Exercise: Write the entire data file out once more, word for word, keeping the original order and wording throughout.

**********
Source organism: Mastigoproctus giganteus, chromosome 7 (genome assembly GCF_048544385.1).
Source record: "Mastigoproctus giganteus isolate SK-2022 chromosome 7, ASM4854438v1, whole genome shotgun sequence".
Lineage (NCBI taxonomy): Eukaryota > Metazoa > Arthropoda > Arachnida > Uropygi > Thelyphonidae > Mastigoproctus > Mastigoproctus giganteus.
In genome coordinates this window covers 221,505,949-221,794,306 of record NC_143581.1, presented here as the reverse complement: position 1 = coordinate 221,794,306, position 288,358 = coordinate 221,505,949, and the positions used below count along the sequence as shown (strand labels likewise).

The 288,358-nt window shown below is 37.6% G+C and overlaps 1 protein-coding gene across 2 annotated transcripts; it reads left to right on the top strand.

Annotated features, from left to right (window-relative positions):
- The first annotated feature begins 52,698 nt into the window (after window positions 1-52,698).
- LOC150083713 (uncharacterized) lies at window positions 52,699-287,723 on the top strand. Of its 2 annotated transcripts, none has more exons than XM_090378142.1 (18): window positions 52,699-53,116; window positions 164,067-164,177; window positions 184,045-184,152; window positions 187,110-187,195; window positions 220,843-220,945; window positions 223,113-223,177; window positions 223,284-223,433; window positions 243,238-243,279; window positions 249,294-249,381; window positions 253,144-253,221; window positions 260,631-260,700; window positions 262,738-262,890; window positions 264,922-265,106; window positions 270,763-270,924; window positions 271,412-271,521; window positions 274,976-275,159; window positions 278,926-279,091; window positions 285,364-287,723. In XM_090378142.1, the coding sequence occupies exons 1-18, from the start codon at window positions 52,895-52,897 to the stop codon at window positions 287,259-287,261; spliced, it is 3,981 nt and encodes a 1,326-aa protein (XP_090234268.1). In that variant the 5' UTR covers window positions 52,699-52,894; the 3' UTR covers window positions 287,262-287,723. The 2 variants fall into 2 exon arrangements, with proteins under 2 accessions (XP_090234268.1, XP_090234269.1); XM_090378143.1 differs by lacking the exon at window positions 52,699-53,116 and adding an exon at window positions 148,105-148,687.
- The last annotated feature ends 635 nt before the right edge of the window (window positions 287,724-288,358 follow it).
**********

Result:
Source organism: Mastigoproctus giganteus, chromosome 7 (genome assembly GCF_048544385.1).
Source record: "Mastigoproctus giganteus isolate SK-2022 chromosome 7, ASM4854438v1, whole genome shotgun sequence".
Lineage (NCBI taxonomy): Eukaryota > Metazoa > Arthropoda > Arachnida > Uropygi > Thelyphonidae > Mastigoproctus > Mastigoproctus giganteus.
In genome coordinates this window covers 221,505,949-221,794,306 of record NC_143581.1, presented here as the reverse complement: position 1 = coordinate 221,794,306, position 288,358 = coordinate 221,505,949, and the positions used below count along the sequence as shown (strand labels likewise).

The 288,358-nt window shown below is 37.6% G+C and overlaps 1 protein-coding gene across 2 annotated transcripts; it reads left to right on the top strand.

Annotated features, from left to right (window-relative positions):
- The first annotated feature begins 52,698 nt into the window (after window positions 1-52,698).
- LOC150083713 (uncharacterized) lies at window positions 52,699-287,723 on the top strand. Of its 2 annotated transcripts, none has more exons than XM_090378142.1 (18): window positions 52,699-53,116; window positions 164,067-164,177; window positions 184,045-184,152; window positions 187,110-187,195; window positions 220,843-220,945; window positions 223,113-223,177; window positions 223,284-223,433; window positions 243,238-243,279; window positions 249,294-249,381; window positions 253,144-253,221; window positions 260,631-260,700; window positions 262,738-262,890; window positions 264,922-265,106; window positions 270,763-270,924; window positions 271,412-271,521; window positions 274,976-275,159; window positions 278,926-279,091; window positions 285,364-287,723. In XM_090378142.1, the coding sequence occupies exons 1-18, from the start codon at window positions 52,895-52,897 to the stop codon at window positions 287,259-287,261; spliced, it is 3,981 nt and encodes a 1,326-aa protein (XP_090234268.1). In that variant the 5' UTR covers window positions 52,699-52,894; the 3' UTR covers window positions 287,262-287,723. The 2 variants fall into 2 exon arrangements, with proteins under 2 accessions (XP_090234268.1, XP_090234269.1); XM_090378143.1 differs by lacking the exon at window positions 52,699-53,116 and adding an exon at window positions 148,105-148,687.
- The last annotated feature ends 635 nt before the right edge of the window (window positions 287,724-288,358 follow it).